Among his works are: 1. ‘The Lamentations of England,’ London, 1831, 8vo, translated from the Italian of Father Dominic, Passionist. 2. ‘A Vindication of Catholic Morality, or a Refutation of the Charges brought against it by Sismondi in his “History of the Italian Republics in the Middle Ages,”’ London, 1836, 8vo, translated from the Italian of Count Alexander Manzoni. 3. ‘The History of St. Elizabeth of Hungary, Duchess of Thuringia’ (1207–31), London, 1839, 8vo, 1840, 4to, translated from the French of de Montalembert. 4. ‘Remarks on a Letter addressed to the Rev. R. W. Jelf, D.D., in explanation of No. 90 in the series called the “Tracts for the Times,”’ London, 1841, 8vo. 5. ‘Appeal … in behalf of the Abbey Church of St. Bernard, Charnwood Forest, Leicestershire,’ London, 1842, 8vo. 6. ‘The Catholic Christian's Complete Manual,’ a collection of prayers and offices, London, 1847, 12mo. 7. ‘Letter to the Earl of Shrewsbury on the Re-establishment of the Hierarchy … and the present posture of Catholic Affairs in Great Britain,’ London, 1850, 8vo. 8. ‘A Few Words on Lord John Russell's Letter to the Bishop of Durham,’ London, 1850, 8vo. 9. ‘Mahometanism in its relation to Prophecy; or an Inquiry into the Prophecies concerning Antichrist, with some reference to their bearing on the events of the present day,’ London, 1855, 12mo. 10. ‘On the Future Unity of Christendom,’ London, 1857, 8vo. 11. A large number of inedited letters by him, relating principally to the reunion of Christendom, are in the possession of his friend and former chaplain, the Rev. Frederick George Lee, D.D., vicar of All Saints, Lambeth. Other letters by him are printed in the ‘Life of the Blessed Paul of the Cross,’ 1853, and in the ‘Life of Fr. Ignatius of St. Paul’ (the Hon. and Rev. George Spencer), 1866.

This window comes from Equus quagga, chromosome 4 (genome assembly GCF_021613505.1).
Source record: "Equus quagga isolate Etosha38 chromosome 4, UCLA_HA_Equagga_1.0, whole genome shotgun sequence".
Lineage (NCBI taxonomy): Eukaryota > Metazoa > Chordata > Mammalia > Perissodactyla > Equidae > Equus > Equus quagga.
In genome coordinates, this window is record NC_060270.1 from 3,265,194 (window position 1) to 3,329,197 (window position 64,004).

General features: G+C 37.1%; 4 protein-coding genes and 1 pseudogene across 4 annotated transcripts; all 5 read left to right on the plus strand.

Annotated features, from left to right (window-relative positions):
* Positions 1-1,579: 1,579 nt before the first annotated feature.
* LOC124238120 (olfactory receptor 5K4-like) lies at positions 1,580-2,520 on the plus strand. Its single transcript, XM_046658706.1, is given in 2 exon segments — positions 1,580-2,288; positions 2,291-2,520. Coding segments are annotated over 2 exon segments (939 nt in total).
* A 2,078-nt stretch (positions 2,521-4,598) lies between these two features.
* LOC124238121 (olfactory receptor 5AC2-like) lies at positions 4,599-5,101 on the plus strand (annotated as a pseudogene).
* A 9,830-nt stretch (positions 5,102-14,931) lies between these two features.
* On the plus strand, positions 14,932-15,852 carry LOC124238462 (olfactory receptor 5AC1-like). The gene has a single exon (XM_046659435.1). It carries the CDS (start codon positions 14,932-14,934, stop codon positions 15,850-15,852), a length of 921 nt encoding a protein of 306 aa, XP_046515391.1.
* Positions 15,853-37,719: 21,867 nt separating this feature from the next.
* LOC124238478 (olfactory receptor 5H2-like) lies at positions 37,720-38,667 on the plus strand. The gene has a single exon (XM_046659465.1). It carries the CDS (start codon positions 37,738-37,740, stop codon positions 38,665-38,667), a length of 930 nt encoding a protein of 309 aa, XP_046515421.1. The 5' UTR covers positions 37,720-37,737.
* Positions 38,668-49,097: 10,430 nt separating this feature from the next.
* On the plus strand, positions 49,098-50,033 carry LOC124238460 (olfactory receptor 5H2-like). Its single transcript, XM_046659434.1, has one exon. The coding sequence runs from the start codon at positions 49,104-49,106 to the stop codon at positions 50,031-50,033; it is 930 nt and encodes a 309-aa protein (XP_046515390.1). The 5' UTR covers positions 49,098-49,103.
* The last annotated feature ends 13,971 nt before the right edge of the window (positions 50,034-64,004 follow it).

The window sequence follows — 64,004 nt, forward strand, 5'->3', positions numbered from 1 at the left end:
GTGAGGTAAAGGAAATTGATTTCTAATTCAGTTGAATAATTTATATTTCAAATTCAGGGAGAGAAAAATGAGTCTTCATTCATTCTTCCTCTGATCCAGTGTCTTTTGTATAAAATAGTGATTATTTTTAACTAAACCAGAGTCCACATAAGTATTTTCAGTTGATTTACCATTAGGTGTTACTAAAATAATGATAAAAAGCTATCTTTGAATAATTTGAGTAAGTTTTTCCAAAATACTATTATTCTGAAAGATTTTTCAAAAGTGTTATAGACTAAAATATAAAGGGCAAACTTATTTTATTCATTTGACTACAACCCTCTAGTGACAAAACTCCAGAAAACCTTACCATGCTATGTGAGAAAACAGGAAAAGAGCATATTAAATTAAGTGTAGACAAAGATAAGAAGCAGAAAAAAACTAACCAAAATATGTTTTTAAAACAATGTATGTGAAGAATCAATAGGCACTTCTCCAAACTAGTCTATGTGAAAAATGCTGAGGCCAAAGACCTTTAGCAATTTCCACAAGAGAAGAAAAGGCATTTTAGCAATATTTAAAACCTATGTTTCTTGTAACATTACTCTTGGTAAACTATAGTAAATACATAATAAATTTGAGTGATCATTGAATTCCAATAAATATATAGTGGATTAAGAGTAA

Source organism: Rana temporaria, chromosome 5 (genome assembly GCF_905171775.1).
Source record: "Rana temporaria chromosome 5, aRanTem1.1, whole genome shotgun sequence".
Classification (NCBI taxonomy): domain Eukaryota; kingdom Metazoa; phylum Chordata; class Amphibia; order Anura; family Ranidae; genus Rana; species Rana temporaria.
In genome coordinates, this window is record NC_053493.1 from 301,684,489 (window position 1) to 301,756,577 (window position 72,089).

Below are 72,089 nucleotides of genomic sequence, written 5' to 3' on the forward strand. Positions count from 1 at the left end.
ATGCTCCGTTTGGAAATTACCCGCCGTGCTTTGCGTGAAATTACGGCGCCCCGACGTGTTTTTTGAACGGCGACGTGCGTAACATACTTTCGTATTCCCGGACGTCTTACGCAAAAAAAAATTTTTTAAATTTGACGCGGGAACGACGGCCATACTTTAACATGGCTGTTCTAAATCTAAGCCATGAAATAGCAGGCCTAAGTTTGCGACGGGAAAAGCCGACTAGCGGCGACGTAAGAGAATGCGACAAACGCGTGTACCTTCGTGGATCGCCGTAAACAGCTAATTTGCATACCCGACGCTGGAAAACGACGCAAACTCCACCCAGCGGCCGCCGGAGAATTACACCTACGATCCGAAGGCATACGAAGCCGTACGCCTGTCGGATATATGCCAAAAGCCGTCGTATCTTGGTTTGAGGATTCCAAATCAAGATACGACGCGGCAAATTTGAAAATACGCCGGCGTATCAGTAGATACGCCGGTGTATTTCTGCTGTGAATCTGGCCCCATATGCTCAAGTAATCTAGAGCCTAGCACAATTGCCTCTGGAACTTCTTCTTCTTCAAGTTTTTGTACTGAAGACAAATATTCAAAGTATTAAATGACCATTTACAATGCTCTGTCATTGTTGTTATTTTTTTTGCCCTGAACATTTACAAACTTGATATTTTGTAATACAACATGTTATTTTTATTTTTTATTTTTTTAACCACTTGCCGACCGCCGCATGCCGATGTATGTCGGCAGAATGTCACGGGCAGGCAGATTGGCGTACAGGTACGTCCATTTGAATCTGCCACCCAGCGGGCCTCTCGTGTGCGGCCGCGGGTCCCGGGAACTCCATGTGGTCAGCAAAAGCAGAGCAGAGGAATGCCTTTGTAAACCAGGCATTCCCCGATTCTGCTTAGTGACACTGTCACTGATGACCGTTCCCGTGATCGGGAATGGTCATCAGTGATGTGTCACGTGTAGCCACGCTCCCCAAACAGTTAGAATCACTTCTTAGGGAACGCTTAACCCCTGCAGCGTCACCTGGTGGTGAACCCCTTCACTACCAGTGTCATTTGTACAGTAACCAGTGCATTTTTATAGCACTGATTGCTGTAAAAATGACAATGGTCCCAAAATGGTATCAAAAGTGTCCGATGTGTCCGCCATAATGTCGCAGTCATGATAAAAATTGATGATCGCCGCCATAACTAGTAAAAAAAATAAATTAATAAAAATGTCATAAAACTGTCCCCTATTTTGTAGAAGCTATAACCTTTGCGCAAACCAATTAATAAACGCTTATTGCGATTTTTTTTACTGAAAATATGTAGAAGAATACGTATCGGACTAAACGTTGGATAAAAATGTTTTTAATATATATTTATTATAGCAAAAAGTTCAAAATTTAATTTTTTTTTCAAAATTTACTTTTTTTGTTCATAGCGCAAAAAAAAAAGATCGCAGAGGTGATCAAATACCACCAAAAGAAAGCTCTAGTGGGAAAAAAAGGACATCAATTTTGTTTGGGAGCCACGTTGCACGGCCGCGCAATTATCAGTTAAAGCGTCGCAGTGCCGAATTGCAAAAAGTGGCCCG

His eighth and youngest son, Rudolph Edward Lisle March Phillipps De Lisle (1853–1885), born at Gracedieu 23 Nov. 1853, entered the training-ship Britannia 2 May 1867, and, after serving as a midshipman and sub-lieutenant in cruises to all parts of the world, arrived at Alexandria in her majesty's ship Alexandra in February 1884. In August following he was appointed to the naval brigade attached to the Upper Nile expedition sent to relieve Gordon at Khartoum. His last letter, dated 13 Jan. 1885, describes his arrival at Gakdul, desert of Bayuda. Four days later he was killed at the battle of Abu Klea, and buried on the battle-field. His devotion to the catholic faith and his unselfish manliness made his character remarkable. His letters, without showing much literary merit, contain good descriptions of the war between Chili and Peru in 1880, and of the burning of Lima, together with other interesting events which he witnessed on his cruises. A full memoir by the Rev. H. N. Oxenham was published in 1886.[A Short Sketch of his Life prefixed to Two Sermons preached at his funeral (privately printed), 1878, 8vo; Tablet, 16 March 1878, p. 238; Gillow's Bibl. Dict.]